Meltingly tender reverse-seared hanger steak, drizzled with punchy black garlic sauce and topped with crispy artichoke skin. The artichoke also appears on the side as a purée, topped with fresh frisée and nestled up to a pan-seared mashed potato–scallion cake. $41 for six ounces, $81 for 12 ounces


In a posh take on beef carpaccio, chef Kim pairs thinly sliced Wagyu beef with a crisp salad of baby arugula, frisée, scallion and daikon radish. It’s topped with crunchy elephant garlic chips (cut from massive, fist-size heads of garlic) and served in a pool of mushroom soy sauce dotted with spicy wasabi oil. $39


Not enough Wagyu and gold so far? Not to worry—enter the Wagyu roll. Inside, there’s green and white asparagus and scallion grilled in kimchi sauce. On top: thinly sliced king oyster mushroom, some of that Wagyu beef, amber-hued uni mayo, truffle aioli, crispy sweet potato, parmesan and, of course, gold flakes. Served in balsamic soy. $31


A nest of somen noodles laced with umami-rich mushroom broth and served on black garlic sauce—mix to your heart’s content, depending on how garlicky you like your noodles. Topped with more chips cut from some of that gargantuan garlic. $21


Starting from the top, we have soy-glazed Japanese unagi, three cuts of tuna, Jeju Island flounder, sea bream (raised on a farm where—true story—the proprietors say “good morning” to the fish, believing that this imbues them with positive energy), two cuts of shima-aji (striped jack), Scottish tuna, scallops layered with Meyer lemon and sea urchin topped with crispy sweet potato. $88 for the platter


Here’s a closer look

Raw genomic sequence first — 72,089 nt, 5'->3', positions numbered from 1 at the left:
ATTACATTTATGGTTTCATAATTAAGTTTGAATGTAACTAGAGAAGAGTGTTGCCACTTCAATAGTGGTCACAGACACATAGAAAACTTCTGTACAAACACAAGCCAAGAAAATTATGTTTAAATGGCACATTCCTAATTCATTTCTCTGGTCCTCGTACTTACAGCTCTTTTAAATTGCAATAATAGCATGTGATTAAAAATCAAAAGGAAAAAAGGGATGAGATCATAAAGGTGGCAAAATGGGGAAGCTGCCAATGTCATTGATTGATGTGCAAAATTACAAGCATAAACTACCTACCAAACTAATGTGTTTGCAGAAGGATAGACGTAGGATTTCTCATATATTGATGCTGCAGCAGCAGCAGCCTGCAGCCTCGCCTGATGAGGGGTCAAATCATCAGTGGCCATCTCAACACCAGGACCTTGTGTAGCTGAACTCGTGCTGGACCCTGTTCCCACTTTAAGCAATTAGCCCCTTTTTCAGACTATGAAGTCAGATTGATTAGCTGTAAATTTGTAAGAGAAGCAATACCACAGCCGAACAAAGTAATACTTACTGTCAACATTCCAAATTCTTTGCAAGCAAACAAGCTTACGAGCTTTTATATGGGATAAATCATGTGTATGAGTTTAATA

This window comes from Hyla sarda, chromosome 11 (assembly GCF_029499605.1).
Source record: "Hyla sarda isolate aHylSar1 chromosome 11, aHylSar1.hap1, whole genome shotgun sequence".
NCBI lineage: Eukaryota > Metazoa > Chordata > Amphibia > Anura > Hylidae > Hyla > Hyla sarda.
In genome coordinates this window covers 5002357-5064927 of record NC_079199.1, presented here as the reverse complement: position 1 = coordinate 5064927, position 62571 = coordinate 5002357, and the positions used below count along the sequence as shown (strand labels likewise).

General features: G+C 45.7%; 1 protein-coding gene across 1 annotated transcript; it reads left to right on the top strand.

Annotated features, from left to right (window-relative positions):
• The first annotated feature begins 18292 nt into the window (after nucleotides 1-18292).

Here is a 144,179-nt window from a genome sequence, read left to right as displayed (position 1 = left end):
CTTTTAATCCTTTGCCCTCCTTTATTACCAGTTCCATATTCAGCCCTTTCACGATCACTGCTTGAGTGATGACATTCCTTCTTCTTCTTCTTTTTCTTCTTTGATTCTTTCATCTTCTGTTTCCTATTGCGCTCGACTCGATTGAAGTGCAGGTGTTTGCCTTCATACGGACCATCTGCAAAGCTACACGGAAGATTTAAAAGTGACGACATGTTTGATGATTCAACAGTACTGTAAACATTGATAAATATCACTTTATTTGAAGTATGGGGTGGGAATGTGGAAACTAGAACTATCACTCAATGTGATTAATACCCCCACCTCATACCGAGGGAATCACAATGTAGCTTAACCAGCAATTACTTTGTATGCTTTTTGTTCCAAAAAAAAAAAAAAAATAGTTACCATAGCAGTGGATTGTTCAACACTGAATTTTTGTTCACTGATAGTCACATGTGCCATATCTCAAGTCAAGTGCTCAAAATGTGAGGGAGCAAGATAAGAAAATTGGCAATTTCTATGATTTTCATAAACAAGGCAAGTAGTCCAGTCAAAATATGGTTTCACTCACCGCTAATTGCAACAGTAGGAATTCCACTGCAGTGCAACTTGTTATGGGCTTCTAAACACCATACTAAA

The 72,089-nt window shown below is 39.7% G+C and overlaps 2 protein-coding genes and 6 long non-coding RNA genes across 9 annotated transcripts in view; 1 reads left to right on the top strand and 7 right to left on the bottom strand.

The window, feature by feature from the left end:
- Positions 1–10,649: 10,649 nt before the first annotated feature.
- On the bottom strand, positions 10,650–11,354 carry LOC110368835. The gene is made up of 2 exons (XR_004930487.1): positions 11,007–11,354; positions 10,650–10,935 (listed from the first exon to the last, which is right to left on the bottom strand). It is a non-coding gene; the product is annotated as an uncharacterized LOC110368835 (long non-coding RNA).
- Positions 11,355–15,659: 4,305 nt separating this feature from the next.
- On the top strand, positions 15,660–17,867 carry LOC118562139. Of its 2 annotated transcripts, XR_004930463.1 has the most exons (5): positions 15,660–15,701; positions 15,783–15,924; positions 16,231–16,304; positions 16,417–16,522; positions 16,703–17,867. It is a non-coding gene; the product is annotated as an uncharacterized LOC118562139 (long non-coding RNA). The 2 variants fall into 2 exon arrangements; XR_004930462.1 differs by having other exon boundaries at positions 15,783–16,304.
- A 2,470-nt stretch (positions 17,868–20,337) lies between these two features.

Here we have Paris-Brest with injeolmi for a Korean-inspired take on the classic French praline-filled choux pastry. It’s topped with nutty toasted soybean powder and served with vanilla Chantilly. $17


A whimsical pavlova of passionfruit ganache, vanilla Chantilly and passionfruit gel, served on a lime meringue and with a quenelle of mango sorbet on more of that crumbly meringue. $15


Chef Kihyun Kim
The drinks

This being part nightclub, when dinner wraps up, bottle service is on offer, and it’s a good spot to be spoiled for premium liquor—likewise with the selection of sake and wine. A pairing menu is in the works, but for now, guests can expect an expansive list with good representation from the Niagara region. There’s also a tight, creative cocktail menu and a fun martini menu featuring variations that take cues from the food (think pandan, red bean essence and lychee liquor).

This is the Seaside Cabana, a mix of aromatic Nicaraguan Flor de Caña rum, peach schnapps, blackberry tarragon syrup and a touch of lemon. It’s capped off with nutty Amaretto Disaronno foam. $21


From the martini menu, the Billion Blossom pairs Grey Goose vodka with pandan tincture and ultra-smooth Sanzen Omachi Tok Junmai sake. $21


The rich Haku blends Don Julio Reposado tequila with Grand Marnier, coconut cream and sweet-and-savoury Thai basil black pepper syrup. $19


Among Ultra’s mocktails is the Lowkey Fiction, a sweet sip made with watermelon cordial, Thai basil black pepper syrup and Giffard’s non-alcoholic bitters. $14
The space

The main “Ochre” dining room—inspired, like the rest of the space, by the surreal, dramatic designs of Alexander McQueen—seems to be a meditation on how many gold-toned elements you can fit into a single room. An octagonal perimeter covered in velvety drapery lines a room filled with plush couches and armchairs, tables set with gilded silverware and a bespoke chandelier comprised of gold chains hung with hand-blown glass orbs. The dimly lit “Onyx” room has a markedly different mood—black is the dominant colour here, including black banquettes, fringed and fur-backed furniture, and a bar lined with glowing cubic shelves. Upstairs on the rooftop, the vibe of the “Mineral Lounge” is Miami chic, with teal velvet sofas, tasseled parasols and a green marble bar.

Photo by Ebti Nabag